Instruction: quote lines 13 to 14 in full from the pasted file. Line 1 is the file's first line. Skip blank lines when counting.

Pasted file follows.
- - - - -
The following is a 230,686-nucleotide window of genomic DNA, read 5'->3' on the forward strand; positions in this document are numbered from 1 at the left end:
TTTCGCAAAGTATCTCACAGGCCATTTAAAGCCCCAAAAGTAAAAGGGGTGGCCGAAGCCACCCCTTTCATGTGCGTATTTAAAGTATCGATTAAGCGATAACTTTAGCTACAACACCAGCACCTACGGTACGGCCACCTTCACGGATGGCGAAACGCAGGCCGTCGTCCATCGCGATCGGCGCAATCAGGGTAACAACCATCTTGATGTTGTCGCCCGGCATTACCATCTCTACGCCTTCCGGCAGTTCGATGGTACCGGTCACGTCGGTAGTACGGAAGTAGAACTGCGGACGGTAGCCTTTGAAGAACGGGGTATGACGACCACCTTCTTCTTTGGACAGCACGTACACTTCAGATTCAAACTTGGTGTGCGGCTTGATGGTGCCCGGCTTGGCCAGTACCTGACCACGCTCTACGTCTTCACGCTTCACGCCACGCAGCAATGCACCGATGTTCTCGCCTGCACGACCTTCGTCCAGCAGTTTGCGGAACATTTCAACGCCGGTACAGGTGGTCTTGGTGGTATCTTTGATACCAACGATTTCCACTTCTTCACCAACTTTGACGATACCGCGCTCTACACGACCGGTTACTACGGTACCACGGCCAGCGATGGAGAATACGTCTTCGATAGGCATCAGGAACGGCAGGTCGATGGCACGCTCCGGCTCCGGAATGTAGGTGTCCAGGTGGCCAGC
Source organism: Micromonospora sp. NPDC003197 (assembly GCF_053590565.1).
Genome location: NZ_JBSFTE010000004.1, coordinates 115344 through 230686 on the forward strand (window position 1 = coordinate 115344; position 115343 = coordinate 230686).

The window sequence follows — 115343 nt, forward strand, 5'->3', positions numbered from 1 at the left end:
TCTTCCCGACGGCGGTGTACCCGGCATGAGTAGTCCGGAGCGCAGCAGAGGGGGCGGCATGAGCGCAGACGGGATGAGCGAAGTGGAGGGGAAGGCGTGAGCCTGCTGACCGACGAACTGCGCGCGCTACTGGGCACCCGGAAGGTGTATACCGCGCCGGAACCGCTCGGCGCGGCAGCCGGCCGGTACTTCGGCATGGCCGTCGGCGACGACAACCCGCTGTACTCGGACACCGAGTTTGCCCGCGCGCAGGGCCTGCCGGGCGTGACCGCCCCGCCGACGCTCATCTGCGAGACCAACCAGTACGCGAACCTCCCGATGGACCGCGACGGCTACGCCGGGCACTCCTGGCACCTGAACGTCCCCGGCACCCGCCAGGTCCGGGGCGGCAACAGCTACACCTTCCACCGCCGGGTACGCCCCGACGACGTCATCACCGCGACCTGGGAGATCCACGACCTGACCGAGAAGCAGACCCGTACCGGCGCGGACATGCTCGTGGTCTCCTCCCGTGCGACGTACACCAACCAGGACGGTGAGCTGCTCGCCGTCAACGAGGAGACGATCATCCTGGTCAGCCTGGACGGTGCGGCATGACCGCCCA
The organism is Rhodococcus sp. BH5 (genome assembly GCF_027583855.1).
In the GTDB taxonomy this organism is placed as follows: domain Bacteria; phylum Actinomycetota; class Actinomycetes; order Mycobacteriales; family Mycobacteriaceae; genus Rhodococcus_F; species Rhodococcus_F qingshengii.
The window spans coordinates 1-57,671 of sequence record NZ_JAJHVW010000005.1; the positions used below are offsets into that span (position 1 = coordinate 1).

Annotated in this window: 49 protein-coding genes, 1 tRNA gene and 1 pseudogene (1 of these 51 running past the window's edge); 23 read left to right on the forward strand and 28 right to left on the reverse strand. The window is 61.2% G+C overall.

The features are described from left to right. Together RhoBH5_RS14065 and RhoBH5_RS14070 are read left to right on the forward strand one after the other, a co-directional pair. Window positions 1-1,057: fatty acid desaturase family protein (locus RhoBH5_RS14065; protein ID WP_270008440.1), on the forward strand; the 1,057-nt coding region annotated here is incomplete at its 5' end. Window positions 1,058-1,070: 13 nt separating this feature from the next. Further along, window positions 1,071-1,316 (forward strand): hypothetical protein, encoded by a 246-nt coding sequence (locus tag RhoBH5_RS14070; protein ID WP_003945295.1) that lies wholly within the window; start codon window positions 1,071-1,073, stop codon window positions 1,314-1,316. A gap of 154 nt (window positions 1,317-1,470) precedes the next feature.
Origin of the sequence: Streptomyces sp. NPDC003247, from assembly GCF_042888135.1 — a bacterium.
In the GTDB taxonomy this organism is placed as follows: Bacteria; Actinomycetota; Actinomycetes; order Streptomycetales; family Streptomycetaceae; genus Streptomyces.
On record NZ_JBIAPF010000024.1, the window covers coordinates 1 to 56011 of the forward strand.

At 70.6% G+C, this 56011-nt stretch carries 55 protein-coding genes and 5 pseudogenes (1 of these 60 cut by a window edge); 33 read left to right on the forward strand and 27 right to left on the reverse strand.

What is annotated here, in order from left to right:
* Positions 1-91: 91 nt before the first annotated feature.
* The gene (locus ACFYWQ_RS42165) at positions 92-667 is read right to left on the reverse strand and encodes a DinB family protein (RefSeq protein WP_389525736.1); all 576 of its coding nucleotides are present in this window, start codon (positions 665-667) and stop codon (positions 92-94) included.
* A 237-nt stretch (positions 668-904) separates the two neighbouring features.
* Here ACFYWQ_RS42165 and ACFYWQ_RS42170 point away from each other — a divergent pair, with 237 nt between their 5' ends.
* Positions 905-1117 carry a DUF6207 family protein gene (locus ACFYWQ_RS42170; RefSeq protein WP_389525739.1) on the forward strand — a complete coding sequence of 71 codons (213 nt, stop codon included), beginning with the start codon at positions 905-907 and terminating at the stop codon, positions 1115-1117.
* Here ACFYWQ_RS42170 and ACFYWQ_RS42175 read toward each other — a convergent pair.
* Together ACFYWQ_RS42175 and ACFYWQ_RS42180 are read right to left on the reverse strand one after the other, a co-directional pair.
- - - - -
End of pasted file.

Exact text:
In the GTDB taxonomy this organism is placed as follows: Bacteria; Actinomycetota; Actinomycetes; order Streptomycetales; family Streptomycetaceae; genus Streptomyces.
On record NZ_JBIAPF010000024.1, the window covers coordinates 1 to 56011 of the forward strand.